We would like to congratulate all the agencies and individuals who have worked so tirelessly throughout the year to help other South Australians. You can see them represented on the Affordable SA App.

2018 was a difficult year and we hope that you have a safe and lovely Christmas. We need you back as 2019 is already shaping up to be another big year with new challenges and problems facing families and individuals of South Australia.

View

13 - Christmas traditions

What are your Christmas Traditions?

South Australians love tradition. Whether it’s Showdown or Slowdown, the pigs in rundle mall or the Christmas Riverbank scenes every year outside that famous SA Brewery, it’s just not Christmas without the little things we do as a family. It’s not enough to have the festive decorations in the shopping malls and the high volume of Christmas specials on TV or the sentimental videos on your facebook page. It’s the Lights of Lobethal, the Christmas pageant and the familiar nuisances that trigger the memories that signal it’s truly, really Christmas.

For many years we paid far too much attention to the Northern hemisphere and locked ourselves in the kitchen with ovens blazing and pots boiling, cooking turkeys and puddings for hours on end whilst singing carols depicting snow bounds cottages and reindeer on every corner. With the oven on 180 degrees on a 43 degree day in the S.A summer, it’s a wonder we survived before air-conditioning. Even better if we get cheaper electricity.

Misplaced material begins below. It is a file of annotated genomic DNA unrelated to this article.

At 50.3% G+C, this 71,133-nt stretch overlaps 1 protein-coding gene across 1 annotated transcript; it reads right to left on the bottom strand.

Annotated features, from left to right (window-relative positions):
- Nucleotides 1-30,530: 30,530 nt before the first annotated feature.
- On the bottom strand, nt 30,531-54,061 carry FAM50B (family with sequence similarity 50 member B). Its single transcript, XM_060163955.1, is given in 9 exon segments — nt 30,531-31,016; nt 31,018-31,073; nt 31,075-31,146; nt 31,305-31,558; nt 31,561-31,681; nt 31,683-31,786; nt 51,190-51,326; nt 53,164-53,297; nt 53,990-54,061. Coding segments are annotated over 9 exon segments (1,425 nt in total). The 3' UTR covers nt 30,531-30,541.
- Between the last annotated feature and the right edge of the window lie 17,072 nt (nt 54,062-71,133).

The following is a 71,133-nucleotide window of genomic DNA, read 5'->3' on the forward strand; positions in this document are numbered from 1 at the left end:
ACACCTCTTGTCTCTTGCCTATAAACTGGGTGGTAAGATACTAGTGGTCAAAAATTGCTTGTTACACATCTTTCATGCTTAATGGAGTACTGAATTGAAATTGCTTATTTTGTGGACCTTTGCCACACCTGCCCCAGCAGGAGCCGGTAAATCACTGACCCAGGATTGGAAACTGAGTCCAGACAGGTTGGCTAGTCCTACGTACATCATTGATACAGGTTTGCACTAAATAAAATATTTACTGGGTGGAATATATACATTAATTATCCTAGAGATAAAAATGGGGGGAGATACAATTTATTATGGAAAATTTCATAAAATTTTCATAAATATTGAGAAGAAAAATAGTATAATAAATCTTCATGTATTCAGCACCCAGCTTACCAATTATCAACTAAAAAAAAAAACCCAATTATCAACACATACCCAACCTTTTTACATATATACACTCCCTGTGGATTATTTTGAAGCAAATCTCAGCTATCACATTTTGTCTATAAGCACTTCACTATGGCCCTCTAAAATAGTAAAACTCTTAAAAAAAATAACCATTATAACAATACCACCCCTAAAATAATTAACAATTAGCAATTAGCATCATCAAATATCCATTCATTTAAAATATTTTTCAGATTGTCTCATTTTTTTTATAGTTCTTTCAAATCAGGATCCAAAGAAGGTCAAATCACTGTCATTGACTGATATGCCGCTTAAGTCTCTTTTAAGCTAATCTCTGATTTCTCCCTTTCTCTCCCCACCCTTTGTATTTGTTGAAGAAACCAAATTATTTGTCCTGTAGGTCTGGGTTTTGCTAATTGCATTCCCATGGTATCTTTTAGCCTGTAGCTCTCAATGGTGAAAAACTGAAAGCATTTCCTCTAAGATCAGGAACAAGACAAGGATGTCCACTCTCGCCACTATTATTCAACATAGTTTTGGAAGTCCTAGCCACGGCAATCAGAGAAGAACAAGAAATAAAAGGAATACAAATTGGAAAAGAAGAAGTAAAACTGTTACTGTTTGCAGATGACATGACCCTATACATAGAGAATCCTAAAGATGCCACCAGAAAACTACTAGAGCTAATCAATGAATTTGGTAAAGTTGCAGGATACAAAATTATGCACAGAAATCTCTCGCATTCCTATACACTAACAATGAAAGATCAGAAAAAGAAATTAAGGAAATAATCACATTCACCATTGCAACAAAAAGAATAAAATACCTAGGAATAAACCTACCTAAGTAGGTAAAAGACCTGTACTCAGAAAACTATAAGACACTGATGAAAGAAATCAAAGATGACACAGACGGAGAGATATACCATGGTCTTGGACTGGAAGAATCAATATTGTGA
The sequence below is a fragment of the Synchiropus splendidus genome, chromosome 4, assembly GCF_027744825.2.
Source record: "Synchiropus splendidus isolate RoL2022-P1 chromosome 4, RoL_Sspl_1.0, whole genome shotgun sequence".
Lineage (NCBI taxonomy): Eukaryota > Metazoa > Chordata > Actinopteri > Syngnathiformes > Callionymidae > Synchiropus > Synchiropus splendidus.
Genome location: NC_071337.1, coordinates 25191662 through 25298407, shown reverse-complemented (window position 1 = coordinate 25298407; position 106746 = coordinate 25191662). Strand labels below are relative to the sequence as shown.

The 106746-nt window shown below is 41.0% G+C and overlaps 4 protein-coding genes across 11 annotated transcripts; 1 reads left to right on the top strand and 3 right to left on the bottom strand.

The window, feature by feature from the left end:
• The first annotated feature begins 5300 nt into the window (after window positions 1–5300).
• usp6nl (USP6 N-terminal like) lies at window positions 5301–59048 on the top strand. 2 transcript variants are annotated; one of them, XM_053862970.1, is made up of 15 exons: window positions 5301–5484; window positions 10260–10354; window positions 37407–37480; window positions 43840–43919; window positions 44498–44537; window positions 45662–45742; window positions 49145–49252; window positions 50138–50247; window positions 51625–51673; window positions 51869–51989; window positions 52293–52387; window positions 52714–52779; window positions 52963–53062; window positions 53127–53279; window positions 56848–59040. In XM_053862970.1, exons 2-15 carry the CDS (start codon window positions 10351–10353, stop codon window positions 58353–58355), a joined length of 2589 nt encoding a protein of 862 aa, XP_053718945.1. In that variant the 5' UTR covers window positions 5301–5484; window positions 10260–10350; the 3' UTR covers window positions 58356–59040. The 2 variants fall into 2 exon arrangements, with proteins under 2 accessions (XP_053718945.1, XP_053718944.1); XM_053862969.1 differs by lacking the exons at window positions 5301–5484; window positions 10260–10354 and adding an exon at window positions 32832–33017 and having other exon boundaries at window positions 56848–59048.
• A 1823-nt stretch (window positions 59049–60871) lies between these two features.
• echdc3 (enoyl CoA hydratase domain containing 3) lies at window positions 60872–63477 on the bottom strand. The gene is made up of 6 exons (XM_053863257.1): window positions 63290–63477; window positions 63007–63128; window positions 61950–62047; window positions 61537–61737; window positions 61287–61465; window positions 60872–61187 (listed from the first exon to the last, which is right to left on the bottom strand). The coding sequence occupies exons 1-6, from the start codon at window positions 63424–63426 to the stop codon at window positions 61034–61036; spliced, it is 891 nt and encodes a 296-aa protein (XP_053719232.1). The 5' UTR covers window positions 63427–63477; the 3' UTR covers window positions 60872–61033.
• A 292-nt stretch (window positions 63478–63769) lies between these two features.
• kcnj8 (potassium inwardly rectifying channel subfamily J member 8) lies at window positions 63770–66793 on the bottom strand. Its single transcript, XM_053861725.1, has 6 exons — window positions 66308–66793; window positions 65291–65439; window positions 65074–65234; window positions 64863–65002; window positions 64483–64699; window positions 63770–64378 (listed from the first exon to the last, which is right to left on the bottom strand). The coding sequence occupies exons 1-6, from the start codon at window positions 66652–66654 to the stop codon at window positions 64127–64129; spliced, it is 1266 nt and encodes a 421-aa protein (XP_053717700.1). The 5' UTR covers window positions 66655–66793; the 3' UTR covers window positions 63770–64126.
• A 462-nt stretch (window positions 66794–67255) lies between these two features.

Thankfully after putting up with dozens of truly annoying Ozzie Christmas songs over the years, our traditions have evolved to the colder cuts, BBQs and if you can afford the extra cost, a seafood spread. Australia has also seen many immigrants from equally heated countries that have turned our modern Christmas spread into the most glorious bowerbird’s feast with a myriad of flavours.

We also like to inflict our family traditions on potential family members or newcomers into our personal Christmas world. It is a rite of passage and a means to seek out, ”the keepers”. Sometimes it can be a real test of strength and endurance to gain entry onto prime seating at the dining table.

There will be tears, there may be arguments. There will be mess and spills and of course loads and loads of dishes, but we would not change it for quids. For without the whole catastrophe it would not be Christmas in South Australia.